The power of bugs – Designing measures to properly capture the health of our rivers

Wednesday 8th November was a very exciting day, as entomology experts from around the UK came to our workshop to discuss the potential for biometric measures (environmental 'scores' calculated from water insect samples) to extend evaluation of our watery places beyond the broader, less specific brush of the Water Framework Directive.

Following on from our fantastic breakthrough on the Itchen (read more here), as part of our Riverfly Census campaign we are working to achieve localised, bespoke targets for more rivers across the UK.

The census, now in its final year, has already shown the tremendous value of analysing water insects to gauge a river's health - different species have different tolerances to pollution, so their presence or absence gives a very accurate environmental picture.

Dr Nick Everall of Aquascience, our lead consultant throughout the Riverfly Census project, and Shirley Medgett of Hampshire Environment Agency kicked off the day by presenting how we arrived at the bespoke targets for the Itchen. This set the scene for discussions on how to instigate a similar process for other rivers.

A room full of scientists - and no blood was spilt!
A room full of scientists - and no blood was spilt!

Currently the UK uses a tool called the 'Water Framework Directive' (WFD) to rank our rivers from High to Poor. This Directive is good for spotting dramatic degradation in our waters but is not so good at picking up the more subtle, but still significant stressors threatening our water life.

This lack of detail was motivation for us to go beyond WFD and use a combination of data from our census and, where possible, historical data to set bespoke targets.

We organised the workshop with the goal to use some of the UK's top experts in the field to help us decide which of the insect biometric measures, or which combinations of them, had potential to be made bespoke. In the afternoon session we also discussed overlap of measures across river types and what the potential thresholds of these measures could look like.

Much complicated ground was covered, but thanks to the expertise and enthusiasm of those who attended, S&TC is now armed with better knowledge to start the local conversations around the science that will ensure measuring health on our rivers is as effective and intuitive as possible. Proper measuring means proper management and, as a result, our rivers, fish and water life will have the bright future they deserve.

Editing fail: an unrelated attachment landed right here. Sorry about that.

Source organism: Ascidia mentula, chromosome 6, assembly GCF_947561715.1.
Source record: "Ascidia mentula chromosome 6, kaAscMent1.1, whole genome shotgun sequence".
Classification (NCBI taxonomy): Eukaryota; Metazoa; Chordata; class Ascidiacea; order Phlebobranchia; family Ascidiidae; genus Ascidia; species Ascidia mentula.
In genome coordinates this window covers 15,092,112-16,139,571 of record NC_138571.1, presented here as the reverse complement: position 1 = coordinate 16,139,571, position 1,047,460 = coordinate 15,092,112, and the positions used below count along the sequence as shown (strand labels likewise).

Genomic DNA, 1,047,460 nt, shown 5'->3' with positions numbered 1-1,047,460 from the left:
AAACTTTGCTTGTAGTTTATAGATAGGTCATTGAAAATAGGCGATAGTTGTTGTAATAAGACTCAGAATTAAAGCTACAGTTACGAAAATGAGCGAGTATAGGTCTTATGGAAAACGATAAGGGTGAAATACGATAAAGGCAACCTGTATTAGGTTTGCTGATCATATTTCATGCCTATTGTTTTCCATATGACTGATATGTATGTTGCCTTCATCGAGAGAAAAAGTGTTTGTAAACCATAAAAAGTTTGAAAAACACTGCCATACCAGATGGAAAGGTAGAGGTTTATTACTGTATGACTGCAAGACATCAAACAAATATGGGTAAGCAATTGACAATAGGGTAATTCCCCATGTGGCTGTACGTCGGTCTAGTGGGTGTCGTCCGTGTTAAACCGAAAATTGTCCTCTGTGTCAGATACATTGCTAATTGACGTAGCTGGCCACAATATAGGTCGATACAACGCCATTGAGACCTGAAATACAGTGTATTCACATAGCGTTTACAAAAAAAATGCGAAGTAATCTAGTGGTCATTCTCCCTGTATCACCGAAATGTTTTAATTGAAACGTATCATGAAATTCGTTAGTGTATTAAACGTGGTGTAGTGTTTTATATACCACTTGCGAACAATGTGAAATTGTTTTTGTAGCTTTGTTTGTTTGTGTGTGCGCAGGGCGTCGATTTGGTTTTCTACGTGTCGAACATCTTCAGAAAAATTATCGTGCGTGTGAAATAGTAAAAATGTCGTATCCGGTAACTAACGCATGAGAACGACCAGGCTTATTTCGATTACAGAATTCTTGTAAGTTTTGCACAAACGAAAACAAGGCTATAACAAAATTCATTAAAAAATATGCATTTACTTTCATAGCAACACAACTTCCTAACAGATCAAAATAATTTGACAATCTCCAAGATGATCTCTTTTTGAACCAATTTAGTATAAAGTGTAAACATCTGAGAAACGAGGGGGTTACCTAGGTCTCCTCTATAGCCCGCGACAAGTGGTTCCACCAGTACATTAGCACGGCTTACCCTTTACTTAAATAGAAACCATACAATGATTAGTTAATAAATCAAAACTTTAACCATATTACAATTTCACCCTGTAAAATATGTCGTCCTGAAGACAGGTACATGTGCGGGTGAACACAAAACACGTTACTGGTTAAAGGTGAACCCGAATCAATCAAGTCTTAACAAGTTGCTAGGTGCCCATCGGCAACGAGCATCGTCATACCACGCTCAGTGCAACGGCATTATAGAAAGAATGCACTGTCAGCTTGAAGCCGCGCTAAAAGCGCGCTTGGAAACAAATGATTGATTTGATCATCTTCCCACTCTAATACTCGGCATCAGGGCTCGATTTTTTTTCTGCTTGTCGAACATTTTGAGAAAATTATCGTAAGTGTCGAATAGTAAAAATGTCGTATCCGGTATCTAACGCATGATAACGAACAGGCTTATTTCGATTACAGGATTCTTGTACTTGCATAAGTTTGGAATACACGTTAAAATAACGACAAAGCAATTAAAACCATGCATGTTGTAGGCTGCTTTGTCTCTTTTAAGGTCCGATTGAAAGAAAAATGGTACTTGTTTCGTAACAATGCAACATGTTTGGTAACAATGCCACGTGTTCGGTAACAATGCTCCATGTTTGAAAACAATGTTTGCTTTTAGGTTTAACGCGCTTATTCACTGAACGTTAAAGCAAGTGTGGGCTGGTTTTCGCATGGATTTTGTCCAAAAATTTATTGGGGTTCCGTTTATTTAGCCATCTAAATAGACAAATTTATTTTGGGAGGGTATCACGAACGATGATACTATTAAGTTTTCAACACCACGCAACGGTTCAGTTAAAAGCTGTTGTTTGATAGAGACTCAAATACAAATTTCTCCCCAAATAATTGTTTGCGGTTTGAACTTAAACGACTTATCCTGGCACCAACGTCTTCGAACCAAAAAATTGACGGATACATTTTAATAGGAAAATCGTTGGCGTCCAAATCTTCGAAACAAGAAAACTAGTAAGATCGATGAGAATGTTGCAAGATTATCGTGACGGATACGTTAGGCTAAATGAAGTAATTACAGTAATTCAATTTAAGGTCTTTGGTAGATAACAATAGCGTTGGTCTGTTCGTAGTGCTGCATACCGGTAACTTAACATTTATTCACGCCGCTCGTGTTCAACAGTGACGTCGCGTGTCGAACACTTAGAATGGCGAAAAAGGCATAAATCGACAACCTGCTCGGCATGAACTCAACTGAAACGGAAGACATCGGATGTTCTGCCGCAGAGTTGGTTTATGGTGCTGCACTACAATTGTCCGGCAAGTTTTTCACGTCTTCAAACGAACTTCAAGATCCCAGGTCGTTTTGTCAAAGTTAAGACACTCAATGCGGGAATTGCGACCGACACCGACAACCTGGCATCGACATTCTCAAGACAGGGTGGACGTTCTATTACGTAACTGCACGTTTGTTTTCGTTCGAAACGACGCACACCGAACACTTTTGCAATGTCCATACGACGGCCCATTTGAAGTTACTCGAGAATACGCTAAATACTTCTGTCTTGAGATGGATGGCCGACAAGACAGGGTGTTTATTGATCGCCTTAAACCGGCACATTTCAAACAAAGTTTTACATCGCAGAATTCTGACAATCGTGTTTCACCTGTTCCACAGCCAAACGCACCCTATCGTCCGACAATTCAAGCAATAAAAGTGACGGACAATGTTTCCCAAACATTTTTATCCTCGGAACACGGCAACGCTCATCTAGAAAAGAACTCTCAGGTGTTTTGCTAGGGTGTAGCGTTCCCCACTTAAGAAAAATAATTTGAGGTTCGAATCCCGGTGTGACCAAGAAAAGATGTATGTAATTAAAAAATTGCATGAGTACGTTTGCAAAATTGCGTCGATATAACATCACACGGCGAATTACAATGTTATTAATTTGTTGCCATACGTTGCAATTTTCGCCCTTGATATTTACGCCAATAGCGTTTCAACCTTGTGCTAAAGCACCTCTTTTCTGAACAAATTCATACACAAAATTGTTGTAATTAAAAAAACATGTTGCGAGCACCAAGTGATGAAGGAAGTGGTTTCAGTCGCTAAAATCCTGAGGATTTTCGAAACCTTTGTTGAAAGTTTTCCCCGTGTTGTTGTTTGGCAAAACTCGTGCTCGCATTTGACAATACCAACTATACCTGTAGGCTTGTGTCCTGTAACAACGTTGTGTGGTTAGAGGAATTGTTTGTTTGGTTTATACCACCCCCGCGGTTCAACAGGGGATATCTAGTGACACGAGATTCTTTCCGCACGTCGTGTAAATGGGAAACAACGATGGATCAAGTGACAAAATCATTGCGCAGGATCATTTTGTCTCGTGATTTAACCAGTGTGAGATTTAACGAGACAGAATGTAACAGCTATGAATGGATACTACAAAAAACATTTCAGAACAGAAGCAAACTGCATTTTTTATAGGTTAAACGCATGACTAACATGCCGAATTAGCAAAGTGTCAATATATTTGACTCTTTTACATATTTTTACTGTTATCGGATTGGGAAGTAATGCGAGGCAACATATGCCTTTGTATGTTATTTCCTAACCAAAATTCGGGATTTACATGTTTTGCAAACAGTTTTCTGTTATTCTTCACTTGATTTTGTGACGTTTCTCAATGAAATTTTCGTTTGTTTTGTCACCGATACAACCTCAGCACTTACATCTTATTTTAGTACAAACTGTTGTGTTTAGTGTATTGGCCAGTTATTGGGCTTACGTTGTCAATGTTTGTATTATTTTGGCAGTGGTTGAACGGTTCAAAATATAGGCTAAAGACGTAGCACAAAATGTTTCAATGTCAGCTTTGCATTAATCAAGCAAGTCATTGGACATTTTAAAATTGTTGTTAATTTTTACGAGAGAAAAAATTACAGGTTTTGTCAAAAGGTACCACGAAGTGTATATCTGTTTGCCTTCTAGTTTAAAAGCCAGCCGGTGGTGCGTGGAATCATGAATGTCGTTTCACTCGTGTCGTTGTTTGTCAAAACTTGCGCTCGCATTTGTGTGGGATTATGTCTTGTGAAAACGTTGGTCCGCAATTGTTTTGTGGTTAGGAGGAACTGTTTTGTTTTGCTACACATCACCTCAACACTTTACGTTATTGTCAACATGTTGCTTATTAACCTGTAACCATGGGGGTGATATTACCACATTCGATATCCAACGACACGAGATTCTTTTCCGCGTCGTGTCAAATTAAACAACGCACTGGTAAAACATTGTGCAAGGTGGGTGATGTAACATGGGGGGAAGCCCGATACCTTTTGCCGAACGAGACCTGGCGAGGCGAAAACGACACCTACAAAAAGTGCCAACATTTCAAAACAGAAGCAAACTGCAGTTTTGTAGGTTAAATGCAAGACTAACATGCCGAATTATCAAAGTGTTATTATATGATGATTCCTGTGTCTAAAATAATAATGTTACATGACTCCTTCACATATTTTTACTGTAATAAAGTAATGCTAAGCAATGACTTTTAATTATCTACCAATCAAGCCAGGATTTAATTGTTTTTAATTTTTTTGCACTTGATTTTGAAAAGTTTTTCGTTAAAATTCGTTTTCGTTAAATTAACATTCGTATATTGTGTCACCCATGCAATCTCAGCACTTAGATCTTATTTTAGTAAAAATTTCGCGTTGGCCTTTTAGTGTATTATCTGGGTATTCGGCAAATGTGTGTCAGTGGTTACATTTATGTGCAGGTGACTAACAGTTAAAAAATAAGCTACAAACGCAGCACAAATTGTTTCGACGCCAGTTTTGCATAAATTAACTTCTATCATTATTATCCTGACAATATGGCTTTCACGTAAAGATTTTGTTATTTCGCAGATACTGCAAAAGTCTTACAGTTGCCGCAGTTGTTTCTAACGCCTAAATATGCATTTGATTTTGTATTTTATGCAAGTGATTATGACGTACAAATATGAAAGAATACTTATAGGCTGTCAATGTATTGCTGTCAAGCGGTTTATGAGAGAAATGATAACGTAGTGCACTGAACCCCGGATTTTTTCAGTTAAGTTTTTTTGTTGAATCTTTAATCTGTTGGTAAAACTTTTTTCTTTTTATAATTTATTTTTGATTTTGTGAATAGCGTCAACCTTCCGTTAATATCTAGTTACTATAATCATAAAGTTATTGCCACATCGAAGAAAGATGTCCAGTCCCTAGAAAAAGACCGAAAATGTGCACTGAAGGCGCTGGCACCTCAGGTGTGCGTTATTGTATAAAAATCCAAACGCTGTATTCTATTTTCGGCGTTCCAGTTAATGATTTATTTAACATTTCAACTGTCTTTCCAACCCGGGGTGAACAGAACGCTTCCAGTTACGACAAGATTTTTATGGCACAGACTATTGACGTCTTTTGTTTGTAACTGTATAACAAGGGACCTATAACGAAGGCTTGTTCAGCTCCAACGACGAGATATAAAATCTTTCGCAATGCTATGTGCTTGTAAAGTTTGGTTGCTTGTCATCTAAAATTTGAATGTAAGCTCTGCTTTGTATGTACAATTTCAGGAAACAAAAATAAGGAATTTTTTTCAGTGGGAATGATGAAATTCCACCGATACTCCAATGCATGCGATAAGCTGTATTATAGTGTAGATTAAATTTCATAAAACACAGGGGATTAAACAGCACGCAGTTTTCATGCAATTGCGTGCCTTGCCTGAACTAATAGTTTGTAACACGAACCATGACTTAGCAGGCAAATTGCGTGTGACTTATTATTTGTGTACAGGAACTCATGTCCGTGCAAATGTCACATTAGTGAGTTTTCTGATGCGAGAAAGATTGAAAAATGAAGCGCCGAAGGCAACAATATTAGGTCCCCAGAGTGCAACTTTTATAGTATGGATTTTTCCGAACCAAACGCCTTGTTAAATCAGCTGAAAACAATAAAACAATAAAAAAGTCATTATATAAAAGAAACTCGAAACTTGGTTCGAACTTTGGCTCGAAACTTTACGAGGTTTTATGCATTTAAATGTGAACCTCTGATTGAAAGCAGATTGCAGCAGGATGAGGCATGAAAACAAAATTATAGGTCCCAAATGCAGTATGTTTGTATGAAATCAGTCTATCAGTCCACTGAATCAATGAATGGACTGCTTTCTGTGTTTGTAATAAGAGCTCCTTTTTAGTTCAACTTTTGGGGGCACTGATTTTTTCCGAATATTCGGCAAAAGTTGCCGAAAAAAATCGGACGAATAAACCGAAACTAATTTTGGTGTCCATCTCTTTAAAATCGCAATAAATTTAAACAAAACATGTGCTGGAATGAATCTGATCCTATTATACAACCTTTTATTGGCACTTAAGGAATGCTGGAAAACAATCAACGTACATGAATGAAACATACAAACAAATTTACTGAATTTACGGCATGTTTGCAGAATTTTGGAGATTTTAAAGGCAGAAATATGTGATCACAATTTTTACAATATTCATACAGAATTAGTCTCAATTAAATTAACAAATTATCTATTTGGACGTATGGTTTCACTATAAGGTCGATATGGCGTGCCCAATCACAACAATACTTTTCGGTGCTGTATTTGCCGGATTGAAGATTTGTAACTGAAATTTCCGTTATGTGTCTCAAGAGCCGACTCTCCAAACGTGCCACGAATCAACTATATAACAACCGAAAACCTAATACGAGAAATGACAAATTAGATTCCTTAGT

Massive thanks to everyone who made the day possible!

 

For more information on the Riverfly Census email lauren@salmon-trout.org or click the button below:

Scottish salmon farming’s ‘liciest’ farms named and shamed

Data reveals astonishingly high sea lice levels, Scottish Government regulation of salmon farms shown to be wholly inadequate.

Today, Salmon & Trout Conservation Scotland names and shames the liciest fish-farms in Scotland.

Following the formal decision by the Scottish Information Commissioner (http://www.itspublicknowledge.info/uploadedFiles/Decision142-2017.pdf ) that Scottish Ministers unlawfully tried to withhold information naming fish farms that had breached Scottish Government trigger levels for the numbers of adult female sea lice on farmed salmon, S&TC Scotland has now received the information in question.

It shows that sea lice numbers are running out of control in much of the industry for extended periods and failures by individual farms to operate with lice numbers below Scottish Government’s trigger levels are routine.

A new sea lice regime, announced by the Scottish Government with great fanfare at the June 2016 inter-governmental North Atlantic Salmon Conservation Organization meeting, has been operating since October 2016.

Scottish Government’s new trigger levels of 3 adult female lice per farmed salmon (at which point a “site-specific escalation plan” to reduce lice numbers is required) and 8 adult female lice per farmed salmon (at which point, enforcement action may be ordered to harvest early, reduce biomass or cull-out a farm) are already very considerably more generous to the fish-farmers than the industry’s own longstanding Code of Good Practice (CoGP) sea lice treatment levels of 0.5 or 1 lice per fish, depending on the time of year.

Andrew Graham-Stewart, Director of S&TC Scotland, said:

“Many of the individual farms’ sea lice numbers, which have long been hidden within regional aggregated ‘averages’ published by the industry, are far worse than we envisaged. Sea lice numbers on farmed fish across much of the industry are of epidemic proportions.

More worrying, the Scottish Government’s flagship new policy appears to be a sham, little more than a cynical ‘widening of the goalposts’ to the industry’s advantage, a policy with no teeth.”

Guy Linley-Adams, Solicitor to S&TC Scotland, said:

"The data that Scottish Government didn’t want anyone to see shows that salmon farms have been permitted to operate with breathtakingly high lice numbers for weeks or months on end. To date, no meaningful enforcement action, such as the ordering of culls or immediate reductions in fish-farm biomass, has been taken against serial offenders.

The Scottish Government has a legal duty to protect and conserve wild salmon and sea trout, but this data shows it is failing to rein in the biggest threat to wild salmonids.”

Key findings from the published data include:

The list of those farms that breached the 3 and/or 8 trigger levels includes farms from all the large fish farming companies and most smaller ones.